How the LIM 599 Course Prepares Students for Successful Collaboration

One of the central classes in the MMLIS & LIM Certificate programs is LIM 599: Partnerships and Collaboration in Libraries. As a source of information and a meeting place, libraries are the centers of their communities. Being a librarian means connecting with the community as a neighbor and a professional. LIM 599 teaches students how to establish partnerships as well as collaborate with local governments, non-profit organizations, private businesses, and others in order to thrive within their communities.

To positively influence their communities, MMLIS students must first learn how to formally collaborate to achieve detailed goals. Library professionals often need to work with community residents and stakeholders to assess the needs of the community and find ways to satisfy these needs. To formalize the professional nature of this collaboration, students need to know how to develop contracts and measure the results of their decisions.

LIM 599 teaches students the theories of partnership and collaboration as well as teaches how to think critically about organizational policies, services, and trends. The course also teaches future information professionals how to evaluate the potential consequences of both private and public partnerships. By evaluating how and why particular partnerships have succeeded while others have not, students learn how to analyze risks and rewards, manage scarce resources, and respect public policies as they develop collaborative initiatives that benefit the library, the partnering organization, its stakeholders, and in turn the community as a whole.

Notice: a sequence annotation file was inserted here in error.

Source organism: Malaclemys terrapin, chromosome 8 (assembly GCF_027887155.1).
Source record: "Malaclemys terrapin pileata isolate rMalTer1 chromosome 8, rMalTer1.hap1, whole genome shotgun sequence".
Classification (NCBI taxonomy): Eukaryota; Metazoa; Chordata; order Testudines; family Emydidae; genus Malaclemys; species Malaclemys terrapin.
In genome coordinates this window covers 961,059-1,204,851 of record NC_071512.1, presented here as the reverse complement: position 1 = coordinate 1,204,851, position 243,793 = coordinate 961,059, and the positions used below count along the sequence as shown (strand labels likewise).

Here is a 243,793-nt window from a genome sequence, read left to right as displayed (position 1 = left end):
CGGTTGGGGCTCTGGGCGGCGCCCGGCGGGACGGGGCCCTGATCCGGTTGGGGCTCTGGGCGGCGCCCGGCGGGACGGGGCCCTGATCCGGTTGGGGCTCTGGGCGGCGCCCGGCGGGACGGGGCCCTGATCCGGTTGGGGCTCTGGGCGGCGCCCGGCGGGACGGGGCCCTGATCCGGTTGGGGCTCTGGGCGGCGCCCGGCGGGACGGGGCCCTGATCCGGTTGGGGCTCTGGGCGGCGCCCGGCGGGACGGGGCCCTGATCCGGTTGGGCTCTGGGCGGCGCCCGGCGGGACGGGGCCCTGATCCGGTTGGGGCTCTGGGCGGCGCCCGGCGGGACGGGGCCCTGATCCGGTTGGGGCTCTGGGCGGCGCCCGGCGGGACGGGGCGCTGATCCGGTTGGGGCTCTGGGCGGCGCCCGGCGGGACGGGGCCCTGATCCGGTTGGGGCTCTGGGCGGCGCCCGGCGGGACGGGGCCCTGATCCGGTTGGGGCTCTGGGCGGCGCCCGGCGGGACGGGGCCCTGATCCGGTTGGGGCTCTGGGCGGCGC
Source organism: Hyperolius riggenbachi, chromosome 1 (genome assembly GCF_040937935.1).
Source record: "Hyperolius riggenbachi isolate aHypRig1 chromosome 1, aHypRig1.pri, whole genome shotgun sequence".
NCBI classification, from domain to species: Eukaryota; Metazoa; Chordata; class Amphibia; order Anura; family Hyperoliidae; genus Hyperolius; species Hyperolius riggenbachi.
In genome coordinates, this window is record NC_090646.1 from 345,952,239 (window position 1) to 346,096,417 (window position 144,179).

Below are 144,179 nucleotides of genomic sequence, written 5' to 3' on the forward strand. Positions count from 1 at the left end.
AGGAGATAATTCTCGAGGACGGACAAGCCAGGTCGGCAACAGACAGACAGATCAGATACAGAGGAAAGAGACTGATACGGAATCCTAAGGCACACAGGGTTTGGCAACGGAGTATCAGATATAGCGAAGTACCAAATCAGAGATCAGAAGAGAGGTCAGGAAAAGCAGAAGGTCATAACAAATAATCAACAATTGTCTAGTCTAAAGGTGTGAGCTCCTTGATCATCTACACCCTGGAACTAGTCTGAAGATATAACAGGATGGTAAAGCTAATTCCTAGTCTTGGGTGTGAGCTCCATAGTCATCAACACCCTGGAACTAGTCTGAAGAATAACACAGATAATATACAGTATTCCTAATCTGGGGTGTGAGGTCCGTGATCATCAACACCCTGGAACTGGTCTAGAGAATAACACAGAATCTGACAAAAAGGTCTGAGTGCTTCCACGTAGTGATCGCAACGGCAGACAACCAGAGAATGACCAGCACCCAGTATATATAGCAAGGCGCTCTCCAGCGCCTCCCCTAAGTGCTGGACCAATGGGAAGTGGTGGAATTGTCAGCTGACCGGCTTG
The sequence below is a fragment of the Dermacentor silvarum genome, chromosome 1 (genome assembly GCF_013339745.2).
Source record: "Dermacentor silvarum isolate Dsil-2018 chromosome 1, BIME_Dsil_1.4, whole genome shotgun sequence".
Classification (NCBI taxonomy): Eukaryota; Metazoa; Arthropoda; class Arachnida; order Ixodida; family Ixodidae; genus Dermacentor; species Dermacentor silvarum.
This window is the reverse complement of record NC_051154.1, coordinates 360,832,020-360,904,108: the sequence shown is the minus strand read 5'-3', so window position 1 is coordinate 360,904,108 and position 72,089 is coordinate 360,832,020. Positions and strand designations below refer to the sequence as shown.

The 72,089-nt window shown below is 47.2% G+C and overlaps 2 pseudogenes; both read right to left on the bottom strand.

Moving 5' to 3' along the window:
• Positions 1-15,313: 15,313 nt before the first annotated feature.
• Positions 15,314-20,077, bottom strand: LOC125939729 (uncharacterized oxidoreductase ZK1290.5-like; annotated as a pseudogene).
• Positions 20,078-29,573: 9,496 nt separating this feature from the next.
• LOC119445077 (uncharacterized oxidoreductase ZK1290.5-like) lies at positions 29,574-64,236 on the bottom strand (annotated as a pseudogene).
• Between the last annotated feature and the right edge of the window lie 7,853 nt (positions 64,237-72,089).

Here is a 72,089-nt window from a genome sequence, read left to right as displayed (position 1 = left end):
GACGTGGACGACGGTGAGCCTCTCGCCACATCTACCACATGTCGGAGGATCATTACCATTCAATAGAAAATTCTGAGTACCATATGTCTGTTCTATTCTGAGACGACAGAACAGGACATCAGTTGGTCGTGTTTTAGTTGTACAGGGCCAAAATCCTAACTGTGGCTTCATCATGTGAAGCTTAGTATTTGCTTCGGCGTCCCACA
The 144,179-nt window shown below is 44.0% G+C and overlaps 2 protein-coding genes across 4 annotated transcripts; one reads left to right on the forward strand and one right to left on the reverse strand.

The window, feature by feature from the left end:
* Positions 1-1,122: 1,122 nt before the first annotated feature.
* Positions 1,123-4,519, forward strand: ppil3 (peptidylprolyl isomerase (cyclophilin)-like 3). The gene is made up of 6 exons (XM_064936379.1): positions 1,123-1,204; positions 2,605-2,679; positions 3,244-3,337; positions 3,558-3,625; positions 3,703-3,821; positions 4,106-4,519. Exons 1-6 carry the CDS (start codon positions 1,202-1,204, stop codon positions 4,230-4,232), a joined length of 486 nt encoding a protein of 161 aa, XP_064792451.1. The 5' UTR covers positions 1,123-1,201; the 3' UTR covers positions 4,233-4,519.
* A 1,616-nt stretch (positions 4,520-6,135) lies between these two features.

Students in LIM 599 learn not only from textbooks and articles. In addition to studying the relevant literature, students also explore real-world cases of collaboration, learn from a variety of guest speakers, and discover how to implement intervention technologies. Drawing from their robust education, students will be prepared to foster sustained dialogues with collaborators and use substantive evidence to make informed decisions.

At its core, the course aims to explore the benefits of professional collaboration by illustrating how librarians can improve their communities, by creating resources that improve library-community collaboration, and by teaching students how to utilize tools that facilitate effective collaboration. Over all, the course aims to teach students how to be critical of every perspective (including one’s own) while remaining open-minded.